How Rules and Processes Relate ~ Part 2.
Business process: the tasks required for an enterprise to satisfy a planned response to a business event from beginning to end with a focus on the roles of actors, rather than the actors' day-to-day job
An important direction for many companies today is managing business activity on more of a beginning-to-end, value-add basis. That requires thinking cross-organizationally about fundamental business processes. What can rules do for business processes? Roger Burlton, a noted industry expert on applied business modeling techniques, says it this way: "If you separate the rules, you can develop remarkably stable processes." If you are looking to manage business activities on a process basis that's exactly what you need. He goes on to say: "The really rapid change is in the rules ... not in the business processes." Yes!
How do rules and business processes interact? Burlton observes that business processes "... transform inputs into outputs according to guidance -- policies, standards, rules, etc...." The key phrase in that is according to guidance. Exactly what does it mean?
- Structural rules organize (i.e., structure) basic knowledge of the business, always carrying the sense of logical necessity or impossibility. A structural rule can be ill-conceived, misunderstood, or misapplied, but it cannot be directly violated.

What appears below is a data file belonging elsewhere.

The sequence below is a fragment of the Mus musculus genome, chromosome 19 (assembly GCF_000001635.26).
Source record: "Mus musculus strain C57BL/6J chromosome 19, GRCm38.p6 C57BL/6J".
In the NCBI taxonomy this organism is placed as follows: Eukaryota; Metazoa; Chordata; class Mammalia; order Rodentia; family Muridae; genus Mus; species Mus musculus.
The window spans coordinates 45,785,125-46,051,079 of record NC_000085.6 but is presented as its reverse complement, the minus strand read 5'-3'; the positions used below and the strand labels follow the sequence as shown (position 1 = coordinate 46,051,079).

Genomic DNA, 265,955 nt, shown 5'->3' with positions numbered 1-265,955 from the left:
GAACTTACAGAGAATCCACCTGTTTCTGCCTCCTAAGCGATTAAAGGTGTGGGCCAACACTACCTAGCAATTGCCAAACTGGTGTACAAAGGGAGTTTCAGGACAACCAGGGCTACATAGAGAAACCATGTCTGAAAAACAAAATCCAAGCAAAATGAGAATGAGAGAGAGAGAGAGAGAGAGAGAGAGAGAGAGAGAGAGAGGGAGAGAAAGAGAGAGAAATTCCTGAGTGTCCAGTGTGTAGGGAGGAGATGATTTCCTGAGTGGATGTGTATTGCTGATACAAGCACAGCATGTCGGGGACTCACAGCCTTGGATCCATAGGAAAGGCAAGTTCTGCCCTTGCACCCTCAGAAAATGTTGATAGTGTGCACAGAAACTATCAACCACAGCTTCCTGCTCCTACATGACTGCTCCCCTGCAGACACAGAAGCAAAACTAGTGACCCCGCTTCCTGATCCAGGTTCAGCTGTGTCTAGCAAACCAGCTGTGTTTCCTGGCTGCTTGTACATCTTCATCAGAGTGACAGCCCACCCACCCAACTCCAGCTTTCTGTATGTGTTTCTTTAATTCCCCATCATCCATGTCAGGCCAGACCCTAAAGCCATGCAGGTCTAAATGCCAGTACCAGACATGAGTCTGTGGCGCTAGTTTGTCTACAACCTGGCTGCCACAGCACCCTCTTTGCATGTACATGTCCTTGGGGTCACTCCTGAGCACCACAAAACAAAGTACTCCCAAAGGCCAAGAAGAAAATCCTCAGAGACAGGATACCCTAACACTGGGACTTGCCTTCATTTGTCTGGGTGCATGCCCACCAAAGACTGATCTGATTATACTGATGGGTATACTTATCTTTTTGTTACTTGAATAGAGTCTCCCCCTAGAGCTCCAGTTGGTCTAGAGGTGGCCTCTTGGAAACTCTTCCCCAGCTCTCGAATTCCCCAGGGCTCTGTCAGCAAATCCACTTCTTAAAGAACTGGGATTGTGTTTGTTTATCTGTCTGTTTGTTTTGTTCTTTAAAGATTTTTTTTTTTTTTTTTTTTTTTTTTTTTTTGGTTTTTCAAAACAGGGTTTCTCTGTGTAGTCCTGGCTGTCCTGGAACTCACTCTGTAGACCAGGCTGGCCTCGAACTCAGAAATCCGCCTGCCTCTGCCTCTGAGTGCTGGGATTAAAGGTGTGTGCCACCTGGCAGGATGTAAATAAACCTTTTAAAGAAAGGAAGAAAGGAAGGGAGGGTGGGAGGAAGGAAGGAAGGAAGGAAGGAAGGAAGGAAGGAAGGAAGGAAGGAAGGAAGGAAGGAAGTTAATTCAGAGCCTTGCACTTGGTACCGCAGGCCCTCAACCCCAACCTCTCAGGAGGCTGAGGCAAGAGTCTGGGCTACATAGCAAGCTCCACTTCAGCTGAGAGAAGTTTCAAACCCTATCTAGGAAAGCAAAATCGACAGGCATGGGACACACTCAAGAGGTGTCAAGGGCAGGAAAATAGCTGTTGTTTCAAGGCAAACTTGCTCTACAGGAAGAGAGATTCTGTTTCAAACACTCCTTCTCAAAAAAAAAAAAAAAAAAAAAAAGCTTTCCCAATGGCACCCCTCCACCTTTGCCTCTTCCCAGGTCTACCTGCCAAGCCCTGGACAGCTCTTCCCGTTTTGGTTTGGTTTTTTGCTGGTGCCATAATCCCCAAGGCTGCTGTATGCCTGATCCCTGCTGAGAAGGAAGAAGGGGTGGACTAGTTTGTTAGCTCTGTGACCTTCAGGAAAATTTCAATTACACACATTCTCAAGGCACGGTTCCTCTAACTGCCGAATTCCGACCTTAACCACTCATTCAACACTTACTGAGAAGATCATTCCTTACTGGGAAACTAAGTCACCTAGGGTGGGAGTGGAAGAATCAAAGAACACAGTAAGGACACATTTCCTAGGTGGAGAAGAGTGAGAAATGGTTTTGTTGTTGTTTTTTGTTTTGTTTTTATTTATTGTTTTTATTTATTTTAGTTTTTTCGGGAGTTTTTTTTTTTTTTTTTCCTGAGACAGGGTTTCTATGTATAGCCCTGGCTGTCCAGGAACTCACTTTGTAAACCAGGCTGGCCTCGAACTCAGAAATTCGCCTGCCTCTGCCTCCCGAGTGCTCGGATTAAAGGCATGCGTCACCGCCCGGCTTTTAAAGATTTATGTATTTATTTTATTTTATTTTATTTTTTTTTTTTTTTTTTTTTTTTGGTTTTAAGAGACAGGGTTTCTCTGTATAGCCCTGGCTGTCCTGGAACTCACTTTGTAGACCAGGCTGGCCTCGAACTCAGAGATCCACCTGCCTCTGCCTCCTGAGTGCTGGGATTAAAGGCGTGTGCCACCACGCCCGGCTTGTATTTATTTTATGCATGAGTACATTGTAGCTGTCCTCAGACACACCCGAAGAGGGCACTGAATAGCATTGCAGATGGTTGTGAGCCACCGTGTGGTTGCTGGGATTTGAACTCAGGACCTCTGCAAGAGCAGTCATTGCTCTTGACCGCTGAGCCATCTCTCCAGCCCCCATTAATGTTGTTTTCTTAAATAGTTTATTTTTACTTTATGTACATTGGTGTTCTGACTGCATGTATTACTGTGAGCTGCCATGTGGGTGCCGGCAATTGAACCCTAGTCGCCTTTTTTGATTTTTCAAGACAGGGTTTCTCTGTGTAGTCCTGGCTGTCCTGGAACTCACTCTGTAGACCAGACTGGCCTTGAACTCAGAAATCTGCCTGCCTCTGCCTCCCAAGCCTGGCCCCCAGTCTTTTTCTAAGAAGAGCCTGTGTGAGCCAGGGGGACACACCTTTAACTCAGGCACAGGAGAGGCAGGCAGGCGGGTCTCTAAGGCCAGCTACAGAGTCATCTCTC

- An operative rule can be violated directly by people involved in affairs of the business. Operative rules govern the on-going conduct of business activity, always carrying the sense of obligation or prohibition.
How Structural Rules Relate to Business Processes
Let's start with structural rules, whose relation to business process is a direct one. They simply off-load work pertaining to knowledge. There are at least two ways in which this happens:
Computation. Computation rules provide the business logic to perform any calculations that can be encoded. Such computation logic can be highly complex, involving many rules.
Decision Making. Inference rules can determine the proper outcomes at decision points ('branch points') in a business process. Such decision-making rules can range from simple (e.g., has this product been discontinued? or is this a repeat customer?), to quite complex (e.g., is this insurance claim potentially fraudulent? or what is the best of available job position for this applicant?). Complex cases can involve large numbers of inference rules. All such logic can be off-loaded from the business process.